Originally published: 1960
411 pages
Chapter 14

THE CONSTITUTION OF LIBERTY


Friedrich A. von Hayek

When he wrote The Constitution of Liberty Friedrich von Hayek intended to create an encyclopedic overview of how liberty is achieved in the modern world. At the time he was composing, capitalism and socialism, the two opposing economic systems then prevalent in the world, were in a fight to the death. Individual freedom was inevitably tied to free-market capitalism while collectivism was paired with socialism, thus in his discussion of liberty he necessarily had to consider economic paradigms as well.
     One of the methods used in his investigation was to encourage his readers look at common phenomena in a different light. He did this in order to demonstrate how the painfully obvious can be hard to grasp in an emotionally charged political atmosphere. He begins by examining the origin of modern ideas underpinning the liberal view (in its modern American, not classical European sense) of philosophy and economics. These novel consequences of twentieth-century political maneuvering, such as the development and power of the bureaucratic state, or legislation coined at the behest of special interests, he sees as part of the intellectual corruption of the governing purpose.
     This volume is the second First Principles-reviewed book authored by Hayek. In The Road to Serfdom Hayek explains how and why collectivist socialist schemes of governance cut against normal human impulses and are doomed to failure by the very nature of their mechanisms. In the present treatise Hayek dissects the fundamentals of liberty itself. What, exactly, is freedom? It seems a simple enough concept but understanding its mechanisms requires more than a superficial

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perusal. Offering a defined alternative in the philosophical arena to what he had deconstructed in the political arena in The Road to Serfdom seemed necessary.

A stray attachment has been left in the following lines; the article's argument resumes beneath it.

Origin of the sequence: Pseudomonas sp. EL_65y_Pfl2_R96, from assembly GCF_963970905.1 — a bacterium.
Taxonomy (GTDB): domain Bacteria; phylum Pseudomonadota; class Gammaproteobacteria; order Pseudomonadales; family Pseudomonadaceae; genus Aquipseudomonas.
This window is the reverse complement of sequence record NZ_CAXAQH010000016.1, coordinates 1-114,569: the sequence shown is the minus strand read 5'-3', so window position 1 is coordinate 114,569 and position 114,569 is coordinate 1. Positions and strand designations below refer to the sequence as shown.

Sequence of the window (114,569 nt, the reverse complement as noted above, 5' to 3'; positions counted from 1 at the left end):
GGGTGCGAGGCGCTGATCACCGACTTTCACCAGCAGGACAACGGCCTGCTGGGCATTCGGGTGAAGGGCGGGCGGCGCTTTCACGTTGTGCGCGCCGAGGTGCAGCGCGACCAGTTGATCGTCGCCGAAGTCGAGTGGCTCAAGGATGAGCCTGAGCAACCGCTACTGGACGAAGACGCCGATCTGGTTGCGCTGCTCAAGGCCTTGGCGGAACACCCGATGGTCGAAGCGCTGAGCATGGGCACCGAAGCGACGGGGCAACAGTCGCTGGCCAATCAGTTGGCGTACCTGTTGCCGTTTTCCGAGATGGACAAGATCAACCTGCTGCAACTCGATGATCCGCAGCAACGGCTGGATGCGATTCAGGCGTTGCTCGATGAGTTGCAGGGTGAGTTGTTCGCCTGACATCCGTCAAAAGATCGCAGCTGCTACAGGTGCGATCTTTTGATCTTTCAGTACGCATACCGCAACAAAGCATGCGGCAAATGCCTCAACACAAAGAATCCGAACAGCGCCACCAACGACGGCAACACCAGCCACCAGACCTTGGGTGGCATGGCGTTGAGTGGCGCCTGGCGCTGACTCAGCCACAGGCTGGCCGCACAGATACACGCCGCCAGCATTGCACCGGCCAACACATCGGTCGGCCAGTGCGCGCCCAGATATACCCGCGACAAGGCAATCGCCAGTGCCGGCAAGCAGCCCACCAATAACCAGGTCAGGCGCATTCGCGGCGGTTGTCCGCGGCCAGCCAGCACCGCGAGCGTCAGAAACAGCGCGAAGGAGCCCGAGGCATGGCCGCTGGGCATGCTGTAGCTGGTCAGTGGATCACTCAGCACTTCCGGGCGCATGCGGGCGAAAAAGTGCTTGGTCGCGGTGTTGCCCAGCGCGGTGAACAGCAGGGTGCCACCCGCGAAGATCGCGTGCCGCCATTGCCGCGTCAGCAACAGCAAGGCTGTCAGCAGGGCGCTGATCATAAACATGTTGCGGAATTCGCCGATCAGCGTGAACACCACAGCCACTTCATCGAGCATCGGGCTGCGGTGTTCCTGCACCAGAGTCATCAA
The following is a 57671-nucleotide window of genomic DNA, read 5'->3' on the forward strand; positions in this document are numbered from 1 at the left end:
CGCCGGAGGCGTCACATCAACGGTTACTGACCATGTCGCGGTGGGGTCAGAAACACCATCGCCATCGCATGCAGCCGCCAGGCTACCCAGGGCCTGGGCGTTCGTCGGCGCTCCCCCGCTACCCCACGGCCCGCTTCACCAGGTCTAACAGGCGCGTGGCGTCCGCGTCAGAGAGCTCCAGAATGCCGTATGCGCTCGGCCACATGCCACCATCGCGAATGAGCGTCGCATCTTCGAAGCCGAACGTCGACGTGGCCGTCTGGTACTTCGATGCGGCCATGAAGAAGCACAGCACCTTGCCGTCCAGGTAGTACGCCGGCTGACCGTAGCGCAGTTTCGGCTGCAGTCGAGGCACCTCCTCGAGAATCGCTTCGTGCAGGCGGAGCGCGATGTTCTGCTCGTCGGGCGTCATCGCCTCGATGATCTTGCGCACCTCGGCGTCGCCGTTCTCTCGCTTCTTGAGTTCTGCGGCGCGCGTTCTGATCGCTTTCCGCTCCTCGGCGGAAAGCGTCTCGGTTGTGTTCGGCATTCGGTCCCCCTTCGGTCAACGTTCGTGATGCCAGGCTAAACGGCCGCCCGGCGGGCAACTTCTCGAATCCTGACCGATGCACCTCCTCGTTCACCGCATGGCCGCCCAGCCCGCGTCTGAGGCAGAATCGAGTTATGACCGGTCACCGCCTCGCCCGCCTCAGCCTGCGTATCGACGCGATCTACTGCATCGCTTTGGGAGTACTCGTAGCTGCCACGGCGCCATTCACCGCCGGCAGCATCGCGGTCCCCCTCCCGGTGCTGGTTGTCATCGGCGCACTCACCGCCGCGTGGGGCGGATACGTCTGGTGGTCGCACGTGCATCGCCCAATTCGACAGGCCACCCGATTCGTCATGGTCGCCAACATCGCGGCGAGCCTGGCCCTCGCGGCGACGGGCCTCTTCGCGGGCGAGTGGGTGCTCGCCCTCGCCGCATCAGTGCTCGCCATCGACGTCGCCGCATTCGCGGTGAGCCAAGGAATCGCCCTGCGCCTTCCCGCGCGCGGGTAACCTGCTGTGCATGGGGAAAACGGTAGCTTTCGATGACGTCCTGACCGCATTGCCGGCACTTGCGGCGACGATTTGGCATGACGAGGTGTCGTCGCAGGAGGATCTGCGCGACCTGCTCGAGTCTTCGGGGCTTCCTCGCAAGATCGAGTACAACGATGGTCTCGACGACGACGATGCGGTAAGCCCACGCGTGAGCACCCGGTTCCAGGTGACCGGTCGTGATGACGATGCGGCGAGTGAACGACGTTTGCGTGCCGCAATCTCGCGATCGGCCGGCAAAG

Beginning with an assessment of democracy as discussed by John Locke and David Hume in the seventeenth and eighteenth centuries, Hayek proceeds to examine its reality in the twentieth century. First, he explores the concepts of separation of powers and of checks and balances on the political side of the equation, and he finds that they are essential because of the foibles of human nature. Then he considers why these safeguards, which were designed to help remove arbitrariness from governing, are undermined in the massive and essentially unchecked modern bureaucracies that democracy has created. He argues that there are only two antidotes to the bureaucratization of government: an independent judiciary that can reign-in zealous regulators, and frequent open elections to keep politicians within the structural bounds that had been set in democracy's founding documents. Hayek states that an independent judiciary is essentially the last line of defense against an expanding and often arrogant bureaucracy. (In the twenty-first century we must consider if even this bulwark may be insufficient as the judiciary becomes more and more politicized, goal oriented, and as a result, increasingly disconnected from Constitutional restraint.)